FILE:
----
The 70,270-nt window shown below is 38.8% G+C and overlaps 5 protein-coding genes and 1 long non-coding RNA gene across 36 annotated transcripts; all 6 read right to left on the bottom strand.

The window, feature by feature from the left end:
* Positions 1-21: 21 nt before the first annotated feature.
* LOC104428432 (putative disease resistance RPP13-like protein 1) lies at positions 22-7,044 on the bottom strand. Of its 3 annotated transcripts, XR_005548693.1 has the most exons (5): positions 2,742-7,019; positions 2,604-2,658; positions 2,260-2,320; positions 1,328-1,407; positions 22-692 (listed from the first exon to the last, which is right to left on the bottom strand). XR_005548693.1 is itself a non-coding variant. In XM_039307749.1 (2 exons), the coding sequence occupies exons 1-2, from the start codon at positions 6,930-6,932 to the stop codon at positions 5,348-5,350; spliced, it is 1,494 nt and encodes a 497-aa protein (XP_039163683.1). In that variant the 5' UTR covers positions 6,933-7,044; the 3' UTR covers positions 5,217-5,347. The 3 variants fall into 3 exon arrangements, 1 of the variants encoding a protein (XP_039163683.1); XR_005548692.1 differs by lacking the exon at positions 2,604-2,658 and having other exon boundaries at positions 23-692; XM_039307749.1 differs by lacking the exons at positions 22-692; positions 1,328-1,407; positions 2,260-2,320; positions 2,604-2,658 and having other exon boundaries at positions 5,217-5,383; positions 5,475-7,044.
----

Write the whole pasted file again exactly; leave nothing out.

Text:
The 70,270-nt window shown below is 38.8% G+C and overlaps 5 protein-coding genes and 1 long non-coding RNA gene across 36 annotated transcripts; all 6 read right to left on the bottom strand.

The window, feature by feature from the left end:
* Positions 1-21: 21 nt before the first annotated feature.
* LOC104428432 (putative disease resistance RPP13-like protein 1) lies at positions 22-7,044 on the bottom strand. Of its 3 annotated transcripts, XR_005548693.1 has the most exons (5): positions 2,742-7,019; positions 2,604-2,658; positions 2,260-2,320; positions 1,328-1,407; positions 22-692 (listed from the first exon to the last, which is right to left on the bottom strand). XR_005548693.1 is itself a non-coding variant. In XM_039307749.1 (2 exons), the coding sequence occupies exons 1-2, from the start codon at positions 6,930-6,932 to the stop codon at positions 5,348-5,350; spliced, it is 1,494 nt and encodes a 497-aa protein (XP_039163683.1). In that variant the 5' UTR covers positions 6,933-7,044; the 3' UTR covers positions 5,217-5,347. The 3 variants fall into 3 exon arrangements, 1 of the variants encoding a protein (XP_039163683.1); XR_005548692.1 differs by lacking the exon at positions 2,604-2,658 and having other exon boundaries at positions 23-692; XM_039307749.1 differs by lacking the exons at positions 22-692; positions 1,328-1,407; positions 2,260-2,320; positions 2,604-2,658 and having other exon boundaries at positions 5,217-5,383; positions 5,475-7,044.